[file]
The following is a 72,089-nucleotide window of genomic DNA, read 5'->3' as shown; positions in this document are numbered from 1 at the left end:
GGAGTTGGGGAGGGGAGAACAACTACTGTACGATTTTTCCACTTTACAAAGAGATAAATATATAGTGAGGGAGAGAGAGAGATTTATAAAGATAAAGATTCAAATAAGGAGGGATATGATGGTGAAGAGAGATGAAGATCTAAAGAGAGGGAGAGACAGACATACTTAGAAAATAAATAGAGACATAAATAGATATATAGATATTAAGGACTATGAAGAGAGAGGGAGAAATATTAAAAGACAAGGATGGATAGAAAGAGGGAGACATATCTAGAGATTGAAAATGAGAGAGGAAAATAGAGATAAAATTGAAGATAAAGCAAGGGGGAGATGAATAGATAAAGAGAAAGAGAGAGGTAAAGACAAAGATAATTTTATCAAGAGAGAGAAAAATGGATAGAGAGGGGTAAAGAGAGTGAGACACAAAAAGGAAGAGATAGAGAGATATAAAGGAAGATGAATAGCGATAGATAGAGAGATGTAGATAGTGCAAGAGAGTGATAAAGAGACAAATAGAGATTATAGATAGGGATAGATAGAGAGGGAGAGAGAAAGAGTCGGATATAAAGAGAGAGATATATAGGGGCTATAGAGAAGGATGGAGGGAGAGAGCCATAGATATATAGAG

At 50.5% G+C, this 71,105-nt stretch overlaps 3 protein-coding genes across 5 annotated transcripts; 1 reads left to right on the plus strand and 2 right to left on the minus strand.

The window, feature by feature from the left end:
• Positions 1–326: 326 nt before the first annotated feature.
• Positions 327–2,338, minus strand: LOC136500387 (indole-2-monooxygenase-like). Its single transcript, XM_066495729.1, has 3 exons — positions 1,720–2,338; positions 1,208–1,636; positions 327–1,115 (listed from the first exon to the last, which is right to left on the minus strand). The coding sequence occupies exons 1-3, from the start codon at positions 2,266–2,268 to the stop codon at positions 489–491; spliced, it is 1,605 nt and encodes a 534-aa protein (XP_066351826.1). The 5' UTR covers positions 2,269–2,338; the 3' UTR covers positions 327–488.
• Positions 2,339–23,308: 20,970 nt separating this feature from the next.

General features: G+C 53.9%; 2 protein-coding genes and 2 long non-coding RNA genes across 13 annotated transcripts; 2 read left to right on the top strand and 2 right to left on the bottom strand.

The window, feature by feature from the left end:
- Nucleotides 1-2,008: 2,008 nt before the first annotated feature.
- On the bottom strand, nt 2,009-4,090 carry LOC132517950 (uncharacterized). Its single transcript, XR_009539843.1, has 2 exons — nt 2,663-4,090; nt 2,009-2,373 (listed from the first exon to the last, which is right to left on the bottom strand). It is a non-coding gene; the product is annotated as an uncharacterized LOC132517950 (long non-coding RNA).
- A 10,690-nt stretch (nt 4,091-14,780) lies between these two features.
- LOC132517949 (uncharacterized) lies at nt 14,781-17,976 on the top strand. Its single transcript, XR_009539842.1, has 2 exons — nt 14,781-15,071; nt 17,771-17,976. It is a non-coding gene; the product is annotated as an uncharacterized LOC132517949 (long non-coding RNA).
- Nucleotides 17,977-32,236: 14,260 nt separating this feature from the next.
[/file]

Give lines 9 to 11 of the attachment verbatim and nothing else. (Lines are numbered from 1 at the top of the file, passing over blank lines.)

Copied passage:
The window, feature by feature from the left end:
- Nucleotides 1-2,008: 2,008 nt before the first annotated feature.
- On the bottom strand, nt 2,009-4,090 carry LOC132517950 (uncharacterized). Its single transcript, XR_009539843.1, has 2 exons — nt 2,663-4,090; nt 2,009-2,373 (listed from the first exon to the last, which is right to left on the bottom strand). It is a non-coding gene; the product is annotated as an uncharacterized LOC132517950 (long non-coding RNA).